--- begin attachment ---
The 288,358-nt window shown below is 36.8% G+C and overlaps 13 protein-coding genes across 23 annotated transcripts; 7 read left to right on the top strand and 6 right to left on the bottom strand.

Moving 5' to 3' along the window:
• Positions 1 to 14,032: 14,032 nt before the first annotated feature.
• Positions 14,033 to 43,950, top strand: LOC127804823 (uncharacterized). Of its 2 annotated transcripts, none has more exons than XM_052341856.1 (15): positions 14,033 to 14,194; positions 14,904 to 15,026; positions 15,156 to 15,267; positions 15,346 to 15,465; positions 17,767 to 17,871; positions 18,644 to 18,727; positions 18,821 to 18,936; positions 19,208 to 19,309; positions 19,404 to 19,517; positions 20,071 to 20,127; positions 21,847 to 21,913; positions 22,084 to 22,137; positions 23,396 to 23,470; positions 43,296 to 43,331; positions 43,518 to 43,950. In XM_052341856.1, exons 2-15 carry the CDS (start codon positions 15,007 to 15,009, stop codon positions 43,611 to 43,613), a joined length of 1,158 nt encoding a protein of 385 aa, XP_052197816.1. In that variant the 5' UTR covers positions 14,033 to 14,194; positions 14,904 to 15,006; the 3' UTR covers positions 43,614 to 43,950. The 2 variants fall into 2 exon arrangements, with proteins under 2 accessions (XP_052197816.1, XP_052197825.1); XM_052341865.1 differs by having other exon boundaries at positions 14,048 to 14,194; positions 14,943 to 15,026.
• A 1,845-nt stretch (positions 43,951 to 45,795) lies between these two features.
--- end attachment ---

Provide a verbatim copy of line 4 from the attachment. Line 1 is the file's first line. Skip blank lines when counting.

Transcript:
• Positions 14,033 to 43,950, top strand: LOC127804823 (uncharacterized). Of its 2 annotated transcripts, none has more exons than XM_052341856.1 (15): positions 14,033 to 14,194; positions 14,904 to 15,026; positions 15,156 to 15,267; positions 15,346 to 15,465; positions 17,767 to 17,871; positions 18,644 to 18,727; positions 18,821 to 18,936; positions 19,208 to 19,309; positions 19,404 to 19,517; positions 20,071 to 20,127; positions 21,847 to 21,913; positions 22,084 to 22,137; positions 23,396 to 23,470; positions 43,296 to 43,331; positions 43,518 to 43,950. In XM_052341856.1, exons 2-15 carry the CDS (start codon positions 15,007 to 15,009, stop codon positions 43,611 to 43,613), a joined length of 1,158 nt encoding a protein of 385 aa, XP_052197816.1. In that variant the 5' UTR covers positions 14,033 to 14,194; positions 14,904 to 15,006; the 3' UTR covers positions 43,614 to 43,950. The 2 variants fall into 2 exon arrangements, with proteins under 2 accessions (XP_052197816.1, XP_052197825.1); XM_052341865.1 differs by having other exon boundaries at positions 14,048 to 14,194; positions 14,943 to 15,026.